A few thoughts for Christians as Good Friday approaches


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Jews were in a state of high alert on Feb. 25, the so-called “day of hate” against members of that community. That was the day extremist and antisemitic groups called for violence and harassment against Jews in the U.S.

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Jews were in a state of high alert on Feb. 25, the so-called “day of hate” against members of that community. That was the day extremist and antisemitic groups called for violence and harassment against Jews in the U.S.

Although the threats were directed at Jews in that country, Jews everywhere, including Canada, were more careful and cautious than normal as they went to synagogue or carried out their normal daily activities.

Fortunately, nothing happened, although it surely still rattled some nerves. It reminded me that, for centuries, there was another day of hate directed at Jews, a day that put them on edge and cost many their livelihoods and their lives: Good Friday.

Yes, the holiest of days for Christians — the day they mark the death of their Saviour — was often a day of fear, persecution and death for Jews around the world in the past.

In the Middle Ages, Jews in Europe would close their businesses, avoid usual activities and stay inside their homes. Why? For fear of mobs of Christians who, fresh from church services where they heard the Gospel accounts of Jesus’s death, were intent on doing harm to those they saw as being responsible for the killing of Jesus.

“The crucifixion of Jesus has mostly been a source of pain for Jews,” said Adele Reinhartz, who teaches religious studies, with a focus on the New Testament and early Jewish-Christian relations, at the University of Ottawa.

The reason for that are verses in the Gospels, like in Matthew chapter 20, where Pilate takes no responsibility for Jesus’s death. “I am innocent of this man’s blood,” he is quoted as saying as he washes his hands.

The crowd of Jews is recorded as responding: “His blood be on us and on our children!”

That “anti-Jewish statement” has led to centuries of antisemitism, death and destruction for Jews, Reinhartz said.

For her, and for other New Testament scholars, there are questions about that account. Did some Jews really say that? And, if not, why would Matthew choose to put it in there?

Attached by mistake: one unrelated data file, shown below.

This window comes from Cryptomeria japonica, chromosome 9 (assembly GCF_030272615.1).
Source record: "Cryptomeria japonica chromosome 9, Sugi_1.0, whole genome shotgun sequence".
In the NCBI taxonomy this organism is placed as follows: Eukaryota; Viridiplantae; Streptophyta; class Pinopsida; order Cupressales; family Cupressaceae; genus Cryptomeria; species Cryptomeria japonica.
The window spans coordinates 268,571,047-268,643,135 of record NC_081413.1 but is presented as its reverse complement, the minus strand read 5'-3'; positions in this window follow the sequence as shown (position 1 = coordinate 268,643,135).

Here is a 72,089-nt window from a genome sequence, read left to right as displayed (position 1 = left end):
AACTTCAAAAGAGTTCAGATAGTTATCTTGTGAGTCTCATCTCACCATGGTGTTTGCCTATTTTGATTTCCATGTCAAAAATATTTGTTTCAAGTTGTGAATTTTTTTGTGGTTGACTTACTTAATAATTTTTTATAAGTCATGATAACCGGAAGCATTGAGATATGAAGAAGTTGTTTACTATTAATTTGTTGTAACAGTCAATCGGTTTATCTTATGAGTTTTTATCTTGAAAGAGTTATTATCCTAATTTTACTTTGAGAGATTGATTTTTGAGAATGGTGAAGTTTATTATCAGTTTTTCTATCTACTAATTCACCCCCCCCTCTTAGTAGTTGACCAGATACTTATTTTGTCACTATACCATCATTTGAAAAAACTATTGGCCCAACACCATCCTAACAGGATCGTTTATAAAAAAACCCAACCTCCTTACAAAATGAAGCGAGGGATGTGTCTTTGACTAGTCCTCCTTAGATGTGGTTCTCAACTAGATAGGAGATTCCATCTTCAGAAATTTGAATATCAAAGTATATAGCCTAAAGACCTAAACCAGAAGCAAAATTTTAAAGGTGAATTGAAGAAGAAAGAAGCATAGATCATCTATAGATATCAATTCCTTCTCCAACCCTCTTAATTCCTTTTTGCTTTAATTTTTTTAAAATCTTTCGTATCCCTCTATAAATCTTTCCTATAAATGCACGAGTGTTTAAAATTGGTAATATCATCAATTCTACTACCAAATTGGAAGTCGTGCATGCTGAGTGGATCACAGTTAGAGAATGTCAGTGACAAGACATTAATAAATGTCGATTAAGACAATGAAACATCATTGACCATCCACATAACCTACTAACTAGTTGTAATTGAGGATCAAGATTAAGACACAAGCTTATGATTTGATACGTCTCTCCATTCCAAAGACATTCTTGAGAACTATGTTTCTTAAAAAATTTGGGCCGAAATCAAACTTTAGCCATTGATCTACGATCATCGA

“We don’t know how much of it is historical, how much of it was rooted in animosity by Christians towards Jews when it was written down,” she said, noting stories about the crucifixion and the life of Jesus were compiled many years after it occurred.

One thing that doesn’t make sense, she said, is the portrayal of Pontius Pilate in Matthew.

In that account, Pilate comes across as an agreeable, sympathetic and even decent man put into an untenable position. Someone who, almost against his will and better judgment, is forced by the crowd to deliver Jesus to his death.

But the other main source of information about that time period, the first century historian Josephus, described Pilate quite differently. In his accounting, Pilate is a cruel, vicious and violent person who wouldn’t be beyond doing exactly such a thing to an innocent man.

“The Gospels present us with a kinder and gentler Pilate than we know from other sources,” Reinhartz said.

Although little is known about Pilate, the few accounts that exist indicate there was tension and violence between the Jewish population and his administration, with many incidents involving Pilate seeming to go out of his way to offend the religious sensibilities of Jews.

In fact, according to Josephus, he was actually removed from office because of the especially violent way he suppressed an armed revolt by Jews against the Roman occupation.

So why was Pilate given a pass for the death of Jesus, and Jews blamed for his demise in the earliest Christian literature?

According to Reinhartz, it might have been a way to preserve the fledgling Christian movement; blaming the Romans for the death of their leader would not have been a good move at that time. “It could have been dangerous to write a story blaming the Romans for the death of God,” she said, noting it would have been safer to blame someone else.

Whatever the reason, it led to centuries of suffering for Jews because of what was written, in the form of Good Friday violence and persecution.

More recently, Christians have tried to ease any tensions with the Jewish community over the crucifixion accounts. The most notable was in 1965 when, as part of the Vatican II council, the Catholic Church published Nostra Aetate. It argued that modern-day Jews should not be held accountable for Jesus’s crucifixion — a big step forward in the history of Christian attitudes toward Jews.

Today, few Christians would believe their Jewish friends and neighbours are responsible for the death of Christ. Hearing those verses read on Good Friday doesn’t create anger towards Jews.

But antisemitism is on the rise again around the world. So as Good Friday approaches, perhaps Christians can do two things.

First, consider how Jews would hear those Gospel accounts, read from pulpits or dramatized in plays. Maybe those verses don’t have to be used.

Second, Christians can think about what they could do, individually and collectively, to show members of the Jewish community they stand with them against hate of all kinds — on Good Friday, or any other day of the year.


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John Longhurst

John Longhurst
Faith reporter

John Longhurst has been writing for Winnipeg's faith pages since 2003. He also writes for Religion News Service in the U.S., and blogs about the media, marketing and communications at Making the News.

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